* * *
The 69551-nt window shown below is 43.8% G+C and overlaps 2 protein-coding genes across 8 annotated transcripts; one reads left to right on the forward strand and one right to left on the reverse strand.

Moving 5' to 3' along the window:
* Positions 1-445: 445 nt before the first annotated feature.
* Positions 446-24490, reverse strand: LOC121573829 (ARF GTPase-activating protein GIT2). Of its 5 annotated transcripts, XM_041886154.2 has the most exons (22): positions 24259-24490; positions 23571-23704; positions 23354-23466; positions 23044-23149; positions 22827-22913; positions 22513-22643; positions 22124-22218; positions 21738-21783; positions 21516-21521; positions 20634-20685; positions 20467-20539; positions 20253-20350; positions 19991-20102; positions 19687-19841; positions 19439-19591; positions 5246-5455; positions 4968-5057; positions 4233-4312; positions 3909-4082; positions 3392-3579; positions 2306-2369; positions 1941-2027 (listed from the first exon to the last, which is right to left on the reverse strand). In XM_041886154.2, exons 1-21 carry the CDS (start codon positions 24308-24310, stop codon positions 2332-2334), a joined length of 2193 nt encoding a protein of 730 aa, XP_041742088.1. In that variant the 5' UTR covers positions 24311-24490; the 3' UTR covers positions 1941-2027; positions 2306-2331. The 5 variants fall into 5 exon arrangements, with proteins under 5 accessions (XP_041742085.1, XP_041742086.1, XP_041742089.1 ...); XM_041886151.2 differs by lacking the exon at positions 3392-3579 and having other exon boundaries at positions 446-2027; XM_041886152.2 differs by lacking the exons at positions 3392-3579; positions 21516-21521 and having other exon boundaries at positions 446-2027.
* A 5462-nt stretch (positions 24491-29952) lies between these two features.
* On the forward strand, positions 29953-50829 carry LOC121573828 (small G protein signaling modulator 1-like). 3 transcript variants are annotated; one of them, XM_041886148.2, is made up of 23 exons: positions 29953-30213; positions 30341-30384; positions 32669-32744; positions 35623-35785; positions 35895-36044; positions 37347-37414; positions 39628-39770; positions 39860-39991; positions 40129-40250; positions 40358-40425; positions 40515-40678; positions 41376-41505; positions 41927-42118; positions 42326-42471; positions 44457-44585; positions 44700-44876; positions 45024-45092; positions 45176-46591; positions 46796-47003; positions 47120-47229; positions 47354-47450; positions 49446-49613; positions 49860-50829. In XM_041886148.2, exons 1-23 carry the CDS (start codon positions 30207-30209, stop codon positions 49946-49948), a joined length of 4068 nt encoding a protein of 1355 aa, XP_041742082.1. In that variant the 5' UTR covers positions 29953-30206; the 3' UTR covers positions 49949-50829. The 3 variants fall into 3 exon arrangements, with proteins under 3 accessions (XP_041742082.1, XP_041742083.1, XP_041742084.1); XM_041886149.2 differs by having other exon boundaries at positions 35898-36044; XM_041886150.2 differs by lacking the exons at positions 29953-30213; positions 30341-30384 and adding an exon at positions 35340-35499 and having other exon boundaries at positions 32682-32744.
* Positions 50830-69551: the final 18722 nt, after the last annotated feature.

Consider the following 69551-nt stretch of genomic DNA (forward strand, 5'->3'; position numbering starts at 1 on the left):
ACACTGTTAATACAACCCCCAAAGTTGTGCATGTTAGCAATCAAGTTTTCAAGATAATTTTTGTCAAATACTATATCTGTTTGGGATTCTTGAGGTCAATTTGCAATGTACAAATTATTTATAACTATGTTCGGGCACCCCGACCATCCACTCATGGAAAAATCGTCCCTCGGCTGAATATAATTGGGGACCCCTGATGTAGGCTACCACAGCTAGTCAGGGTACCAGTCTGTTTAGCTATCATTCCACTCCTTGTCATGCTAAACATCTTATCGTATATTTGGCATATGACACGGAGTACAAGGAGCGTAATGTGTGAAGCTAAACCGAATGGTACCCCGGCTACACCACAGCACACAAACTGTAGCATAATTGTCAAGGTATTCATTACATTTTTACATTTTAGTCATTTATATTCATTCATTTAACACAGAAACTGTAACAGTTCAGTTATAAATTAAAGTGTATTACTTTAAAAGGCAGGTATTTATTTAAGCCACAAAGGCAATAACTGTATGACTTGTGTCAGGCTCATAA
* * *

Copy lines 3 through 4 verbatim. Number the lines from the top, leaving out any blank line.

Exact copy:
* Positions 1-445: 445 nt before the first annotated feature.
* Positions 446-24490, reverse strand: LOC121573829 (ARF GTPase-activating protein GIT2). Of its 5 annotated transcripts, XM_041886154.2 has the most exons (22): positions 24259-24490; positions 23571-23704; positions 23354-23466; positions 23044-23149; positions 22827-22913; positions 22513-22643; positions 22124-22218; positions 21738-21783; positions 21516-21521; positions 20634-20685; positions 20467-20539; positions 20253-20350; positions 19991-20102; positions 19687-19841; positions 19439-19591; positions 5246-5455; positions 4968-5057; positions 4233-4312; positions 3909-4082; positions 3392-3579; positions 2306-2369; positions 1941-2027 (listed from the first exon to the last, which is right to left on the reverse strand). In XM_041886154.2, exons 1-21 carry the CDS (start codon positions 24308-24310, stop codon positions 2332-2334), a joined length of 2193 nt encoding a protein of 730 aa, XP_041742088.1. In that variant the 5' UTR covers positions 24311-24490; the 3' UTR covers positions 1941-2027; positions 2306-2331. The 5 variants fall into 5 exon arrangements, with proteins under 5 accessions (XP_041742085.1, XP_041742086.1, XP_041742089.1 ...); XM_041886151.2 differs by lacking the exon at positions 3392-3579 and having other exon boundaries at positions 446-2027; XM_041886152.2 differs by lacking the exons at positions 3392-3579; positions 21516-21521 and having other exon boundaries at positions 446-2027.